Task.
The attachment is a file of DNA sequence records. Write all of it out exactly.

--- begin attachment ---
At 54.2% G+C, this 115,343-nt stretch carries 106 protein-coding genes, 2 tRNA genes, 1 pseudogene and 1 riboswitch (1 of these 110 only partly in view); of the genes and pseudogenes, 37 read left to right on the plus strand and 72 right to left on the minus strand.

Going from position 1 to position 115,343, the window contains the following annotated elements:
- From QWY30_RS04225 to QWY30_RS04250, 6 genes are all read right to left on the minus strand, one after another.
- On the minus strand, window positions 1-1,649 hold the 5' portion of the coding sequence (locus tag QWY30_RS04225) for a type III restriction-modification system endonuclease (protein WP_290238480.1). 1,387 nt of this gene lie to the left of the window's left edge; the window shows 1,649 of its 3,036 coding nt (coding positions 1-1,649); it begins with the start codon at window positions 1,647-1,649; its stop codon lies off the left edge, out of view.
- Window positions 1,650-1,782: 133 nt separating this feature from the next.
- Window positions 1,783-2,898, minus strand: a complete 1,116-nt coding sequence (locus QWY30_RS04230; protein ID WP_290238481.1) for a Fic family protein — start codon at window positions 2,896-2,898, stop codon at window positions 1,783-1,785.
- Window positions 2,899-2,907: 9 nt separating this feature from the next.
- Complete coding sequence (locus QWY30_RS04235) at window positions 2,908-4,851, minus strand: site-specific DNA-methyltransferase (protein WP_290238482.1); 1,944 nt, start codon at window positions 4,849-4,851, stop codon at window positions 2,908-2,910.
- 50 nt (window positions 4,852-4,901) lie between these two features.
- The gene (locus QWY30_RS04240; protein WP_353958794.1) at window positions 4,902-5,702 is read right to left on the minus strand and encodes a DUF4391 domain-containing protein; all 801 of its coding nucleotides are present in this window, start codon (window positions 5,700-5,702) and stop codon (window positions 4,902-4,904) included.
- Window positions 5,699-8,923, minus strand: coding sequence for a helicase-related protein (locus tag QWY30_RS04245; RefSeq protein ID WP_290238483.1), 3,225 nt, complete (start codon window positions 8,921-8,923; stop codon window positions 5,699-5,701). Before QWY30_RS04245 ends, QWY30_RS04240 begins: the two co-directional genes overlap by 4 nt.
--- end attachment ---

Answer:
At 54.2% G+C, this 115,343-nt stretch carries 106 protein-coding genes, 2 tRNA genes, 1 pseudogene and 1 riboswitch (1 of these 110 only partly in view); of the genes and pseudogenes, 37 read left to right on the plus strand and 72 right to left on the minus strand.

Going from position 1 to position 115,343, the window contains the following annotated elements:
- From QWY30_RS04225 to QWY30_RS04250, 6 genes are all read right to left on the minus strand, one after another.
- On the minus strand, window positions 1-1,649 hold the 5' portion of the coding sequence (locus tag QWY30_RS04225) for a type III restriction-modification system endonuclease (protein WP_290238480.1). 1,387 nt of this gene lie to the left of the window's left edge; the window shows 1,649 of its 3,036 coding nt (coding positions 1-1,649); it begins with the start codon at window positions 1,647-1,649; its stop codon lies off the left edge, out of view.
- Window positions 1,650-1,782: 133 nt separating this feature from the next.
- Window positions 1,783-2,898, minus strand: a complete 1,116-nt coding sequence (locus QWY30_RS04230; protein ID WP_290238481.1) for a Fic family protein — start codon at window positions 2,896-2,898, stop codon at window positions 1,783-1,785.
- Window positions 2,899-2,907: 9 nt separating this feature from the next.
- Complete coding sequence (locus QWY30_RS04235) at window positions 2,908-4,851, minus strand: site-specific DNA-methyltransferase (protein WP_290238482.1); 1,944 nt, start codon at window positions 4,849-4,851, stop codon at window positions 2,908-2,910.
- 50 nt (window positions 4,852-4,901) lie between these two features.
- The gene (locus QWY30_RS04240; protein WP_353958794.1) at window positions 4,902-5,702 is read right to left on the minus strand and encodes a DUF4391 domain-containing protein; all 801 of its coding nucleotides are present in this window, start codon (window positions 5,700-5,702) and stop codon (window positions 4,902-4,904) included.
- Window positions 5,699-8,923, minus strand: coding sequence for a helicase-related protein (locus tag QWY30_RS04245; RefSeq protein ID WP_290238483.1), 3,225 nt, complete (start codon window positions 8,921-8,923; stop codon window positions 5,699-5,701). Before QWY30_RS04245 ends, QWY30_RS04240 begins: the two co-directional genes overlap by 4 nt.